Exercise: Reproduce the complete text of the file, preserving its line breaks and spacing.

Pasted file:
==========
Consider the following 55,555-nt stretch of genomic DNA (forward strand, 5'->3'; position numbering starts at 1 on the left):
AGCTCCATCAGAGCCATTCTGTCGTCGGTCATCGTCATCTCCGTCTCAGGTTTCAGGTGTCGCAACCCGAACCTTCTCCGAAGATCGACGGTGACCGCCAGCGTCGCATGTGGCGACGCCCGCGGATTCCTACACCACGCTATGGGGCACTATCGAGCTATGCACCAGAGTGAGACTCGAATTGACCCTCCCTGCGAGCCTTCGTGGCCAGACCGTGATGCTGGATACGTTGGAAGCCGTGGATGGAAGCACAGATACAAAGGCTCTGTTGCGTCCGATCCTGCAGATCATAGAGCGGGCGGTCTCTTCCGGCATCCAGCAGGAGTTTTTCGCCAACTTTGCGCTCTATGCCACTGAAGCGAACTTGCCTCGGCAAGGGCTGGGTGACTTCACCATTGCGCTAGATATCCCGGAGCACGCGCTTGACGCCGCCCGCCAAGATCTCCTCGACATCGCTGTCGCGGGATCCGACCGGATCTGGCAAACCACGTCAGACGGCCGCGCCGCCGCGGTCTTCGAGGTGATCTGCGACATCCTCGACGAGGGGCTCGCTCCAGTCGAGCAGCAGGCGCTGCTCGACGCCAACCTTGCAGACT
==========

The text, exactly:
Consider the following 55,555-nt stretch of genomic DNA (forward strand, 5'->3'; position numbering starts at 1 on the left):
AGCTCCATCAGAGCCATTCTGTCGTCGGTCATCGTCATCTCCGTCTCAGGTTTCAGGTGTCGCAACCCGAACCTTCTCCGAAGATCGACGGTGACCGCCAGCGTCGCATGTGGCGACGCCCGCGGATTCCTACACCACGCTATGGGGCACTATCGAGCTATGCACCAGAGTGAGACTCGAATTGACCCTCCCTGCGAGCCTTCGTGGCCAGACCGTGATGCTGGATACGTTGGAAGCCGTGGATGGAAGCACAGATACAAAGGCTCTGTTGCGTCCGATCCTGCAGATCATAGAGCGGGCGGTCTCTTCCGGCATCCAGCAGGAGTTTTTCGCCAACTTTGCGCTCTATGCCACTGAAGCGAACTTGCCTCGGCAAGGGCTGGGTGACTTCACCATTGCGCTAGATATCCCGGAGCACGCGCTTGACGCCGCCCGCCAAGATCTCCTCGACATCGCTGTCGCGGGATCCGACCGGATCTGGCAAACCACGTCAGACGGCCGCGCCGCCGCGGTCTTCGAGGTGATCTGCGACATCCTCGACGAGGGGCTCGCTCCAGTCGAGCAGCAGGCGCTGCTCGACGCCAACCTTGCAGACT